It is not a matter of precision. Both versions of the multiplication have the same accuracy, but the "fast" version is uh... faster when an FMA is present, and broken otherwise.

Additionally, NVCC detects the subexpression a.x * b.x in the following code and computes it only once, which breaks the whole algorithm anyway :

Actually, GT200 does support the FMA instruction, but only in double precision.

So you can still use this algorithm to perform a double-double multiplication. Something like:

To prevent aggressive optimizations and guarantee portability across future GPUs, you may need to turn every + into a __dadd_rn call and every * into a __dmul_rn call...

It is nice to have such libraries for CUDA, thanks for your work!

Regards,

Sylvain

Barra, a CUDA-capable GPU simulator

Below are some validated double-single add and multiply functions written by Norbert Juffa here at NVIDIA.

Note that in general double-single is an imperfect substitute for true double precision, and we encourage customers who want the highest precision to use GPUs that support doubles in hardware (currently Tesla C1060 and GeForce GTX 260 / 280).

[code]

/* For x and y of opposite sign whose magnitude is within a factor of two

of each other either variant below loses accuracy. Otherwise the result

is within 1.5 ulps of the correctly rounded result with 48-bit mantissa.

Based on the dsadd() function in D.H. Bailey's dsfun package from netlib.

*/

__device__ float2 dblsgl_add (float2 x, float2 y)

{

float2 z;

#if defined(__DEVICE_EMULATION__)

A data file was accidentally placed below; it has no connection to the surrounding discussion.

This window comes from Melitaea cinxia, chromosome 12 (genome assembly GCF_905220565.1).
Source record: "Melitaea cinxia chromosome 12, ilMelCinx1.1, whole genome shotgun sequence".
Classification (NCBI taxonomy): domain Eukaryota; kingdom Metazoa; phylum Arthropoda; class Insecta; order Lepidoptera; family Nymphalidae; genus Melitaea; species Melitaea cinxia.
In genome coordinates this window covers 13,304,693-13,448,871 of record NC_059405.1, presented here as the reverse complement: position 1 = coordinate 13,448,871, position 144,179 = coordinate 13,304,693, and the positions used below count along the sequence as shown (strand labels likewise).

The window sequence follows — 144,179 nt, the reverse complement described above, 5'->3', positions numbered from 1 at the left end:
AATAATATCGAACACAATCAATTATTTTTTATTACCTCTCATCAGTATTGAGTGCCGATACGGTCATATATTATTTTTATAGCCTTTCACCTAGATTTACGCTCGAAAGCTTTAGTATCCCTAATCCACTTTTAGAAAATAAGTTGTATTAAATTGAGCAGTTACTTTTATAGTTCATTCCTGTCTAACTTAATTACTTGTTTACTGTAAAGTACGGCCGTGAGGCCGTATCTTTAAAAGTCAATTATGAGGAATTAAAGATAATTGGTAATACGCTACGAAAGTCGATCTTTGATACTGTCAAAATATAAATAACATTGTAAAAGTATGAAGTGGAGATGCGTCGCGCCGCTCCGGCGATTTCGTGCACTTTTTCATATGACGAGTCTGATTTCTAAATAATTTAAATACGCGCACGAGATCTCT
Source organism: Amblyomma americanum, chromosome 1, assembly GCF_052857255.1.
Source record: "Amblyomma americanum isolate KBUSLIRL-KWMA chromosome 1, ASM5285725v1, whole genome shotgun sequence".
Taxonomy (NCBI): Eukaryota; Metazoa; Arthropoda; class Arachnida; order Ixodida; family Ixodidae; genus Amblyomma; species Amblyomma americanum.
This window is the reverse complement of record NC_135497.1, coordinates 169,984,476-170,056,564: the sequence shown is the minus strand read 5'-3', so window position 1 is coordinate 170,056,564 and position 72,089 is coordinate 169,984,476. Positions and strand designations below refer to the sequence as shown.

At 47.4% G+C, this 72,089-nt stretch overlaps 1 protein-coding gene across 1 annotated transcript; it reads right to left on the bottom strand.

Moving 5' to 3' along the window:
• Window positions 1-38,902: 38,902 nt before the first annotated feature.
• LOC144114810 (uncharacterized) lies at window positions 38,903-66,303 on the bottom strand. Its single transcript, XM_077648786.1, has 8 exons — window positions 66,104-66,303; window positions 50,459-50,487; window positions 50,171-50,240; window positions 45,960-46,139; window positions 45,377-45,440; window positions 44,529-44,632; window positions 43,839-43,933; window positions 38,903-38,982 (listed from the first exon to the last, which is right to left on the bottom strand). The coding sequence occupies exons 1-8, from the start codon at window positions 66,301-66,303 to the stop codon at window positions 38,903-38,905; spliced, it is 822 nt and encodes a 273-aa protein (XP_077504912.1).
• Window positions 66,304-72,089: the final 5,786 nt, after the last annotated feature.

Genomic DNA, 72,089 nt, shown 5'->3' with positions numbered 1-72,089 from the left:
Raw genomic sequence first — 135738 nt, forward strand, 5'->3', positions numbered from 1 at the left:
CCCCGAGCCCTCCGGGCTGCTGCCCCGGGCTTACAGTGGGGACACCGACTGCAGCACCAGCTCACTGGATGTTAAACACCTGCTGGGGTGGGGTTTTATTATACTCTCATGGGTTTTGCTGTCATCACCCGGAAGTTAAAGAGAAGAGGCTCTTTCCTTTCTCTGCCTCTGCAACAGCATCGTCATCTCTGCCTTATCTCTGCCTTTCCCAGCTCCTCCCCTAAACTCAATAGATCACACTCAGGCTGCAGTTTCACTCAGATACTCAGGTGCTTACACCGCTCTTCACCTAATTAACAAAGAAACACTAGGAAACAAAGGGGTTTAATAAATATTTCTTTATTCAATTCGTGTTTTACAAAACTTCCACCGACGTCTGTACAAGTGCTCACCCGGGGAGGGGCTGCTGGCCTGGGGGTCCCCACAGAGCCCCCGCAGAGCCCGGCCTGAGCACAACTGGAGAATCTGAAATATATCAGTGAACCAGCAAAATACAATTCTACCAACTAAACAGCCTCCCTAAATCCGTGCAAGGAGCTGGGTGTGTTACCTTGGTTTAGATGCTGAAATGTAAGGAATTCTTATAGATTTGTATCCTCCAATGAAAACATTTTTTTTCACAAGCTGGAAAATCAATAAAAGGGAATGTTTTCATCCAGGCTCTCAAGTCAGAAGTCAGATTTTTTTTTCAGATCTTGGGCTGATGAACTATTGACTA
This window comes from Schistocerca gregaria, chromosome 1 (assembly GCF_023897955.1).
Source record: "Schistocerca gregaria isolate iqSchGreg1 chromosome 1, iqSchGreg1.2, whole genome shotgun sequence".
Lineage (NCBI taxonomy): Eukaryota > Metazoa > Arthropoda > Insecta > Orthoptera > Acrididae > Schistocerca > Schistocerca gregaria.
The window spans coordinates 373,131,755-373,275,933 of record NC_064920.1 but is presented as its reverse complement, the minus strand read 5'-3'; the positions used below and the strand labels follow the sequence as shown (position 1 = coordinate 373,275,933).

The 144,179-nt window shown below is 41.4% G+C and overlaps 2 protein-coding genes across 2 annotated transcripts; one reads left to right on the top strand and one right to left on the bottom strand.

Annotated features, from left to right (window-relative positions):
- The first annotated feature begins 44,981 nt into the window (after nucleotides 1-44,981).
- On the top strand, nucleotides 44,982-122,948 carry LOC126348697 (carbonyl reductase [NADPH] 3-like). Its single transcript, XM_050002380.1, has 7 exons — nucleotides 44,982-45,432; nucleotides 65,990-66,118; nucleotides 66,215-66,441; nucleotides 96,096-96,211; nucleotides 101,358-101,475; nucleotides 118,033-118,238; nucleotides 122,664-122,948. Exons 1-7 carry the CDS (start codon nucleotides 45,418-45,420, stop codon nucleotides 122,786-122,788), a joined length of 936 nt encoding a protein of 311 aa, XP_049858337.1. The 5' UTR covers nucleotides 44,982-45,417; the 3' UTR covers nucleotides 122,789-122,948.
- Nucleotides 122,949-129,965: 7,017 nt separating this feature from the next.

volatile float t1, t2, e;

#else

float t1, t2, e;

#endif

t1 = x.y + y.y;

e = t1 - x.y;

t2 = ((y.y - e) + (x.y - (t1 - e))) + x.x + y.x;

z.y = e = t1 + t2;

z.x = t2 - (e - t1);

return z;

}

/* Based on: Guillaume Da Graça, David Defour. Implementation of Float-Float

* Operators on Graphics Hardware. RNC'7, pp. 23-32, 2006.

*/

__device__ float2 dblsgl_mul (float2 x, float2 y)

{

float2 z;

#if defined(__DEVICE_EMULATION__)

volatile float up, vp, u1, u2, v1, v2, mh, ml;

#else

float up, vp, u1, u2, v1, v2, mh, ml;

#endif

up = x.y * 4097.0f;

u1 = (x.y - up) + up;

u2 = x.y - u1;

vp = y.y * 4097.0f;

v1 = (y.y - vp) + vp;

v2 = y.y - v1;

mh = __fmul_rn(x.y,y.y);

ml = (((u1 * v1 - mh) + u1 * v2) + u2 * v1) + u2 * v2;

ml = (__fmul_rn(x.y,y.x) + __fmul_rn(x.x,y.y)) + ml;

z.y = up = mh + ml;

z.x = (mh - up) + ml;

return z;

}

[/code]

Below are some validated double-single add and multiply functions written by Norbert Juffa here at NVIDIA.

Note that in general double-single is an imperfect substitute for true double precision, and we encourage customers who want the highest precision to use GPUs that support doubles in hardware (currently Tesla C1060 and GeForce GTX 260 / 280).

[/quote]

My understanding is that there is a FMAD instruction, but it is less accurate as it truncates before the addition. In any case, I've removed the fast functions.

[quote name='Simon Green' date='Jul 25 2008, 05:31 PM']Below are some validated double-single add and multiply functions written by Norbert Juffa here at NVIDIA.

[/quote]

The addition function is exactly the same as the one I had and is an exact copy of the dsadd function (with the exception of the high and low floats being swapped). The multiplication function is new to me and I've included it in the header file, albeit preserving the word order I had from DSFUN. I hope that's OK.

[quote name='Simon Green' date='Jul 25 2008, 05:31 PM']Note that in general double-single is an imperfect substitute for true double precision, and we encourage customers who want the highest precision to use GPUs that support doubles in hardware (currently Tesla C1060 and GeForce GTX 260 / 280).

[/quote]